Moore is dead wrong.

More than 80 percent of revenge porn photos are selfies, meaning that, as the “authors” of their selfies, the majority of victims own the copyright in their photos. Victims can use the takedown provisions Digital Millennium Copyright Act (“DMCA”) to de-index websites with their photos from search engines like Google and ask the websites themselves to remove the photos, all without having to hire a lawyer.”

My student Note, Using Copyright to Combat Revenge Porn, explores how the majority of revenge porn victims can use copyright law to protect themselves.

Plagiarism Is The New Original, Man

The word law is against my principles. [1]

The problem begins with the legal fact that authorship is inextricably bound up in the idea of ownership and the idea of language as Intellectual property. Language and ideas flow freely between people Despite the law. [2]

It’s not plagiarism in the digital age – it’s repurposing.[3]

Copyright law has to give up on its obsession with “the copy.” The law should not regulate “copy’s” or “reproductions” on there own. It should instead regulate uses – like public distributions of copyrighted work – That connect directly to the economic incentive copyright law was intended to foster. [4]

The above are excerpts from actor Shia LeBouf’s e-mail interview with Bleeding Cool

After being accused of plagiarism and copyright infringement, LeBeouf produced this apology. Bleeding Cool mistakenly stated that the exchange “appear[s] to be in Shia’s own words,” but every line is lifted from another source – even LeBeouf’s idea of commenting on plagiarism using lifted quotes has been done before (and far better) by Jonathan Lethem. The grammatical errors make sourcing LeBeouf’s statement difficult, but not impossible:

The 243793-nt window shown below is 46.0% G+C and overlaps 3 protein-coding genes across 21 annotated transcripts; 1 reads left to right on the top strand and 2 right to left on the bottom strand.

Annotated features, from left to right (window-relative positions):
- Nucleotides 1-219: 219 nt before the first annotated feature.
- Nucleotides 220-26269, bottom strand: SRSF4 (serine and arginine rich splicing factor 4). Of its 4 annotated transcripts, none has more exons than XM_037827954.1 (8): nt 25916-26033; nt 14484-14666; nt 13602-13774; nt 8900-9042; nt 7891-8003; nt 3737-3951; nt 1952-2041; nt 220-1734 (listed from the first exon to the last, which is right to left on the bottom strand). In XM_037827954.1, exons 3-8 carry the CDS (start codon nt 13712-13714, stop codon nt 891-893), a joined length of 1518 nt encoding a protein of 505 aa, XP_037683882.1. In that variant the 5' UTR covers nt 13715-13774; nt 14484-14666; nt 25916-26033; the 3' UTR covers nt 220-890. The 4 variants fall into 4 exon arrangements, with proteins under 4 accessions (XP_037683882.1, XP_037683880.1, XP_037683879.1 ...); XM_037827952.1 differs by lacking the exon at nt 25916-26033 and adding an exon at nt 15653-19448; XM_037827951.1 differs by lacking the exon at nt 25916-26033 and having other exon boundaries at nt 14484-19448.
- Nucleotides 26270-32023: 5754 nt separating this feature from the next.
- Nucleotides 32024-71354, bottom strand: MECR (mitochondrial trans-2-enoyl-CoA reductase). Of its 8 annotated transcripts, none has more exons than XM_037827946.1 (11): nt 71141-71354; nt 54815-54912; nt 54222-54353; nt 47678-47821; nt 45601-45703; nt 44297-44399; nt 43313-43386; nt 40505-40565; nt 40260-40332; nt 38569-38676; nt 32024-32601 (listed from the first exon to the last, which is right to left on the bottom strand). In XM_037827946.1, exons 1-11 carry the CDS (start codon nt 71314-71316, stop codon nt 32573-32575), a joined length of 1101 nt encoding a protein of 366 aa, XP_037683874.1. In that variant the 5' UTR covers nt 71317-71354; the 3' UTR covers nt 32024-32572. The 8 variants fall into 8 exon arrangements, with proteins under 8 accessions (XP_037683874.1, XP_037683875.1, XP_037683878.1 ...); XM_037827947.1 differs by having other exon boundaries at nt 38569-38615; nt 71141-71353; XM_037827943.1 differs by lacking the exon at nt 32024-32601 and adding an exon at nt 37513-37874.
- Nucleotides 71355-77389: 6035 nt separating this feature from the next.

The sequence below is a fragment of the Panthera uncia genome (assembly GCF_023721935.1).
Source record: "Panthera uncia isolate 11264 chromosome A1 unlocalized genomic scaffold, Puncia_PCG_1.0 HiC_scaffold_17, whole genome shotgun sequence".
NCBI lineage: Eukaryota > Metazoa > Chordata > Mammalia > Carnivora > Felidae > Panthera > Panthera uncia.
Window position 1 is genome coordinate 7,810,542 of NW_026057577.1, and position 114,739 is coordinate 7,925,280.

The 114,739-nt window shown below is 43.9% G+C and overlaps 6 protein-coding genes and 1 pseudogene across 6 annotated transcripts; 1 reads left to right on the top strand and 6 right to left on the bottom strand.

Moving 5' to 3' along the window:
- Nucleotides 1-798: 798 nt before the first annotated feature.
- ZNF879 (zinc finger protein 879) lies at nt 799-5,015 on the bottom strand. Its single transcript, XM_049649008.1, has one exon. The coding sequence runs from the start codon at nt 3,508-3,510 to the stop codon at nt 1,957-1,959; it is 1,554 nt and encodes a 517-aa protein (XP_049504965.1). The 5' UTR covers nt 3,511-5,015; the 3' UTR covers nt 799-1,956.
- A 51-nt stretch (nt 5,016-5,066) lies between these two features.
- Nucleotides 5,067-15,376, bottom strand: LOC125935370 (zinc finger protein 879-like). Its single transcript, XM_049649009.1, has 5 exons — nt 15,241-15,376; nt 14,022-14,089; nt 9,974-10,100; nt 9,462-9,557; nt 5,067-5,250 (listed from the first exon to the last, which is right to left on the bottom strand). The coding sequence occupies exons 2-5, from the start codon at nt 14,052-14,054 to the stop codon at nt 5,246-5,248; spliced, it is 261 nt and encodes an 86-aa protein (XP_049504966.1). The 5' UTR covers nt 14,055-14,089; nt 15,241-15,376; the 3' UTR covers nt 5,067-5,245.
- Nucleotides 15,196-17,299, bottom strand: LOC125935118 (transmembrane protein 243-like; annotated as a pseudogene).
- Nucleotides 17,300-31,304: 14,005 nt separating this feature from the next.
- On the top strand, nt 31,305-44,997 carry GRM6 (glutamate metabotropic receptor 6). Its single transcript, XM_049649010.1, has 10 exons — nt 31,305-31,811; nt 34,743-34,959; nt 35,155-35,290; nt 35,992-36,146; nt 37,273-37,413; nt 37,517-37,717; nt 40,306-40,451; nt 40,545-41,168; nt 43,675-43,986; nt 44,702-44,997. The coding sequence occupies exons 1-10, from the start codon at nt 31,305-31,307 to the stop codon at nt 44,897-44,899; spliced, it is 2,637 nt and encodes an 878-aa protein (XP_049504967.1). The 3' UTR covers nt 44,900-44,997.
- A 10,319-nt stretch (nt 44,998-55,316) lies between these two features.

[1] Marcel Duchamp, commenting on Dada.
[2] Gregory Betts, Poets Against Authorship.
[3] Kenneth Goldsmith, article by the same name.
[4] Larry Lessig, Remix: Making Art and Commerce Thrive in the Hybrid Economy.

Update 1/3/13: The final line is ripped from Steve Jobs.

You Make Me Want to GIRLS!

The continuing irony surrounding  BeastieBlox (that’s what I’m calling it now). The Beastie Boys’ “Girls’” bears an uncanny similarity to the Isley Brothers’ “Shout!” Listen for yourself:

Rhymin’ & Stealin’: Beastie Boys and GoldieBlox II

“[T]he GoldieBlox ad is not primarily aimed at “advertis[ing] a product.” While there is a glimpse of a GoldieBlox toy at the very end, the video is really meant to garner publicity for GoldieBlox itself while spreading the company’s message that traditional girl toys aren’t all that great for modern girls. GoldieBlox’s reboot of “Girls” is a sort of “superparody.” It’s poking fun at the Beasties’ song. But it’s also linking the song to a specific and important social critique—that today’s girls’ toys reflect the same retrograde attitude toward girls that the song represents. If anything, parodies like GoldieBlox’s—which provide broad-based social commentary wrapped in a parody of a popular song—ought to be entitled to more deference than conventional parody sold “for its own sake.” GoldieBlox’s parody communicates a broad critical message—precisely what the fair use doctrine seeks to protect.”